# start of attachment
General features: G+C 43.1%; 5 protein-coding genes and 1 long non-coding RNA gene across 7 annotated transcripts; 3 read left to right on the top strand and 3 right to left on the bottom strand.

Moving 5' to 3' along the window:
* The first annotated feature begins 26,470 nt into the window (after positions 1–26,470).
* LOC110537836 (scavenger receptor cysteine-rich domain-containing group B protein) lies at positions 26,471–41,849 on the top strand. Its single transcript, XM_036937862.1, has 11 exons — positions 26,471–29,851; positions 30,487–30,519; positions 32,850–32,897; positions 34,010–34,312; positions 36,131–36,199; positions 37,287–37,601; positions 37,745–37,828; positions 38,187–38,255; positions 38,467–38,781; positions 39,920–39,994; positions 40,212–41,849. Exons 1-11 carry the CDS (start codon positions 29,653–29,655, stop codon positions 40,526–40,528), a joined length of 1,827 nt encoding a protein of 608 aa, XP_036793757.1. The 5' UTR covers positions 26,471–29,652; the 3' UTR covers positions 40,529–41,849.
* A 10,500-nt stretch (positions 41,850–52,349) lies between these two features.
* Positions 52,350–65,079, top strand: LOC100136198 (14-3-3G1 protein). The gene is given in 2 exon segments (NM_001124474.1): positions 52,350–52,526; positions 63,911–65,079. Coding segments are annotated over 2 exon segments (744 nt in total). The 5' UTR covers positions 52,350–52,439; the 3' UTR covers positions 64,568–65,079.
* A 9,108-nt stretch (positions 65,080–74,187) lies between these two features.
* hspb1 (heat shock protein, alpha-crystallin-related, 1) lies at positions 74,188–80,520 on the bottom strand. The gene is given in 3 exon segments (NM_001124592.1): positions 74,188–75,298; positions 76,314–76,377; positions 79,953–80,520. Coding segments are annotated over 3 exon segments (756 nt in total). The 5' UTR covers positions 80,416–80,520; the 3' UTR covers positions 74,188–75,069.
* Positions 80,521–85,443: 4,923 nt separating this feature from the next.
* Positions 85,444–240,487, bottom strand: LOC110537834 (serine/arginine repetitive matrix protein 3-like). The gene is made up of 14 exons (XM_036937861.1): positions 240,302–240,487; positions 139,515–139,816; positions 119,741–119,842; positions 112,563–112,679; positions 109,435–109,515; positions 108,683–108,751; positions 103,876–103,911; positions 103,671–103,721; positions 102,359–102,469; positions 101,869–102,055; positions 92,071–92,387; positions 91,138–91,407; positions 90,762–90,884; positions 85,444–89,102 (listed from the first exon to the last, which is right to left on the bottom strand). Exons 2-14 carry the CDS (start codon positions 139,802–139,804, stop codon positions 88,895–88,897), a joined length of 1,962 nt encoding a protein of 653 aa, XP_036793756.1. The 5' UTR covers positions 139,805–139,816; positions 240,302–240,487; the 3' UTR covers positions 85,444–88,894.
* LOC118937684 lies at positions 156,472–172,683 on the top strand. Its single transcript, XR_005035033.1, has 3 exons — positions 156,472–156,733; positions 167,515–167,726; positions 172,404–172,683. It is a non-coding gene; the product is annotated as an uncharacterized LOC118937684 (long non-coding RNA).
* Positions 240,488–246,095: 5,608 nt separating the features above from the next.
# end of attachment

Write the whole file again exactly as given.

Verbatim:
General features: G+C 43.1%; 5 protein-coding genes and 1 long non-coding RNA gene across 7 annotated transcripts; 3 read left to right on the top strand and 3 right to left on the bottom strand.

Moving 5' to 3' along the window:
* The first annotated feature begins 26,470 nt into the window (after positions 1–26,470).
* LOC110537836 (scavenger receptor cysteine-rich domain-containing group B protein) lies at positions 26,471–41,849 on the top strand. Its single transcript, XM_036937862.1, has 11 exons — positions 26,471–29,851; positions 30,487–30,519; positions 32,850–32,897; positions 34,010–34,312; positions 36,131–36,199; positions 37,287–37,601; positions 37,745–37,828; positions 38,187–38,255; positions 38,467–38,781; positions 39,920–39,994; positions 40,212–41,849. Exons 1-11 carry the CDS (start codon positions 29,653–29,655, stop codon positions 40,526–40,528), a joined length of 1,827 nt encoding a protein of 608 aa, XP_036793757.1. The 5' UTR covers positions 26,471–29,652; the 3' UTR covers positions 40,529–41,849.
* A 10,500-nt stretch (positions 41,850–52,349) lies between these two features.
* Positions 52,350–65,079, top strand: LOC100136198 (14-3-3G1 protein). The gene is given in 2 exon segments (NM_001124474.1): positions 52,350–52,526; positions 63,911–65,079. Coding segments are annotated over 2 exon segments (744 nt in total). The 5' UTR covers positions 52,350–52,439; the 3' UTR covers positions 64,568–65,079.
* A 9,108-nt stretch (positions 65,080–74,187) lies between these two features.
* hspb1 (heat shock protein, alpha-crystallin-related, 1) lies at positions 74,188–80,520 on the bottom strand. The gene is given in 3 exon segments (NM_001124592.1): positions 74,188–75,298; positions 76,314–76,377; positions 79,953–80,520. Coding segments are annotated over 3 exon segments (756 nt in total). The 5' UTR covers positions 80,416–80,520; the 3' UTR covers positions 74,188–75,069.
* Positions 80,521–85,443: 4,923 nt separating this feature from the next.
* Positions 85,444–240,487, bottom strand: LOC110537834 (serine/arginine repetitive matrix protein 3-like). The gene is made up of 14 exons (XM_036937861.1): positions 240,302–240,487; positions 139,515–139,816; positions 119,741–119,842; positions 112,563–112,679; positions 109,435–109,515; positions 108,683–108,751; positions 103,876–103,911; positions 103,671–103,721; positions 102,359–102,469; positions 101,869–102,055; positions 92,071–92,387; positions 91,138–91,407; positions 90,762–90,884; positions 85,444–89,102 (listed from the first exon to the last, which is right to left on the bottom strand). Exons 2-14 carry the CDS (start codon positions 139,802–139,804, stop codon positions 88,895–88,897), a joined length of 1,962 nt encoding a protein of 653 aa, XP_036793756.1. The 5' UTR covers positions 139,805–139,816; positions 240,302–240,487; the 3' UTR covers positions 85,444–88,894.
* LOC118937684 lies at positions 156,472–172,683 on the top strand. Its single transcript, XR_005035033.1, has 3 exons — positions 156,472–156,733; positions 167,515–167,726; positions 172,404–172,683. It is a non-coding gene; the product is annotated as an uncharacterized LOC118937684 (long non-coding RNA).
* Positions 240,488–246,095: 5,608 nt separating the features above from the next.